Unfortunately in later years he developed problems relating to the old head injuries and was eventually medically retired in his 50's and, as you know, he passed away in 2001.
He never really came to terms with having to leave the RAF and had a lifetime interest in aircraft, cars and trains ! He owned an Aston Martin which he had completely rebuilt including the engine. He was a Warrant Officer with the Air Cadets for some time and was active in our local RAFA branch as the Welfare Officer for a number of years. We visited many air shows and indeed went to Halton once. He always spoke very fondly of his time there and of his fellow apprentices. Flying model aircraft and hockey matches were mentioned; perhaps you played also ... in fact somewhere (I have moved house a few times!) I have his flying log and a number of photos from his time at Halton.
Hope this brings you up to date, thanks for your interest.
Regards, Linda Vickerman
Halton Ode by Charles T Kimber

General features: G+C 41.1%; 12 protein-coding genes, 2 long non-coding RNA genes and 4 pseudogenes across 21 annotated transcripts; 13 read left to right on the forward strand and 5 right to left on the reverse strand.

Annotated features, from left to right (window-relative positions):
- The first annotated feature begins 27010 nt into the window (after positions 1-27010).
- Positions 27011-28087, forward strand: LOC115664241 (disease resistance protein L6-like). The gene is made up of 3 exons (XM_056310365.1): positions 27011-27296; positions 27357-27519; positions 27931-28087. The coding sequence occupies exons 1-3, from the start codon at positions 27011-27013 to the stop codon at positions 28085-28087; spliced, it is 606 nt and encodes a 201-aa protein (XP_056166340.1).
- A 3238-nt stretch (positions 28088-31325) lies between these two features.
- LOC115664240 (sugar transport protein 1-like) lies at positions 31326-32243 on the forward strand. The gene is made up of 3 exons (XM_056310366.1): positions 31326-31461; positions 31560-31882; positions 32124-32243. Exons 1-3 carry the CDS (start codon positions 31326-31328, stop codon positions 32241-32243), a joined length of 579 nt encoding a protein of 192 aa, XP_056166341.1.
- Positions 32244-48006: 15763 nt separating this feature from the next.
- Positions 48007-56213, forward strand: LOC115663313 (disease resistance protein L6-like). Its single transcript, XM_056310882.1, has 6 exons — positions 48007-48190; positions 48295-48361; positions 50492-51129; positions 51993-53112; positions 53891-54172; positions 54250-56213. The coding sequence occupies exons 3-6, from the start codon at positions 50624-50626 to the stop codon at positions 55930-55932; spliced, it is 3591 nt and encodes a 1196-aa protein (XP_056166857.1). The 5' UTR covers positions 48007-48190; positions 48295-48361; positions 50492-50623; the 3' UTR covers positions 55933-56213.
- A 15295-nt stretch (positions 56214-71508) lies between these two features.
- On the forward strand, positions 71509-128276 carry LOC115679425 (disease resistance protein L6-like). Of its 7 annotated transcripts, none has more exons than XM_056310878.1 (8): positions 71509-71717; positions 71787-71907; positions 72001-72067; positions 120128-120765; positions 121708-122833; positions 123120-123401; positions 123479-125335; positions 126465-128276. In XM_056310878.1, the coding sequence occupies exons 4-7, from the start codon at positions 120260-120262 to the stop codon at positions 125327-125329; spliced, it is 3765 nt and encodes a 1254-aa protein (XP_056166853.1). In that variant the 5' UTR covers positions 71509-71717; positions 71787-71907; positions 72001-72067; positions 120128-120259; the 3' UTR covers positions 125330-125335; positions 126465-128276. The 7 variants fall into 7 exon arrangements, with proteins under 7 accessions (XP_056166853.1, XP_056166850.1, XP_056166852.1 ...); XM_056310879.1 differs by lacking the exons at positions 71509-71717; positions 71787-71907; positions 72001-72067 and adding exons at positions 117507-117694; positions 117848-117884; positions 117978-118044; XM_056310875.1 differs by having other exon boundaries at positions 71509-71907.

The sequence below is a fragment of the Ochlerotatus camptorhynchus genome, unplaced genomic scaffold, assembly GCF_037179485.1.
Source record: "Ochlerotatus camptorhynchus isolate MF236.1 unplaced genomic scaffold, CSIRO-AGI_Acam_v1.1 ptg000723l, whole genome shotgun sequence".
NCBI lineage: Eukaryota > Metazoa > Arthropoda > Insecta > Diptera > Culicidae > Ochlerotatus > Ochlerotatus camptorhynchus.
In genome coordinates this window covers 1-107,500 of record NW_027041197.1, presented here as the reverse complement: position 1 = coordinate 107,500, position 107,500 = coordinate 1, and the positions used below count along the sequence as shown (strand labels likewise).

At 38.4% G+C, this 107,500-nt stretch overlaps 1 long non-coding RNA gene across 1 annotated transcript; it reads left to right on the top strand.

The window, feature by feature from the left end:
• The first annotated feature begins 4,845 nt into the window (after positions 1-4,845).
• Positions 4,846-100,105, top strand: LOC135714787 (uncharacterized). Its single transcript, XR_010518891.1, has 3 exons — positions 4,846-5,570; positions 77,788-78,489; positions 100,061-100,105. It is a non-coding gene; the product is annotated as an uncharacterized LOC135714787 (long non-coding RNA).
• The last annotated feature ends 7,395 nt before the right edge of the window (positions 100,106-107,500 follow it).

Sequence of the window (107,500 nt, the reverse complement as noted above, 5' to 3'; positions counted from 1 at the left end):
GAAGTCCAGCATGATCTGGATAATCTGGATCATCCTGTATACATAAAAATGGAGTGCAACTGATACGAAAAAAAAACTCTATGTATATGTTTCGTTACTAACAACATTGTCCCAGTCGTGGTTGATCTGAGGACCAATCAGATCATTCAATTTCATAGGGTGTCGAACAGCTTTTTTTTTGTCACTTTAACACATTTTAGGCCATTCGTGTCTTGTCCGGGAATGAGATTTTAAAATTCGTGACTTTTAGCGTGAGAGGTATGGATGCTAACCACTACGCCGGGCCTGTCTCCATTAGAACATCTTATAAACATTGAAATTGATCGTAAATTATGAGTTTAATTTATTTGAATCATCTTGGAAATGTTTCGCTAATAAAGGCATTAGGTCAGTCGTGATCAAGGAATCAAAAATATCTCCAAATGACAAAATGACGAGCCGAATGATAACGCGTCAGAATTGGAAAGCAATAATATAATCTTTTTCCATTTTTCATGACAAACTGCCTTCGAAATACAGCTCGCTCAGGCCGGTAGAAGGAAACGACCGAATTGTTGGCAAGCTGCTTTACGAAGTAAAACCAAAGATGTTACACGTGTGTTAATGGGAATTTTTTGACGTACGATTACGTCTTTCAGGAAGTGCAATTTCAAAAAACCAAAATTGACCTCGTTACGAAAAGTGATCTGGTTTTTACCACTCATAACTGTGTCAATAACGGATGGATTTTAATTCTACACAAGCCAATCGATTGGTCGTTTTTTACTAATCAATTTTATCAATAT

I found this file among my many bits of digital memorabilia and I haven't got a clue where my original is so that I could obtain a better image for you. All the same, I would like to share it with you because I'm sure you will fully appreciate these fine words by Charles T Kimber, the Author. Simply Click on the following link images/Halton Ode.pdf
Service Slang and it's Origins
Close contact between French and British troops in WW1 resulted in a number of slang expressions borrowed from French, often with humorous Anglicization of spelling and pronunciation. Some are very much associated with the war and did not make their way into mainstream colloquial English but were commonplace during our apprenticeship at RAF Halton and subsequent service careers.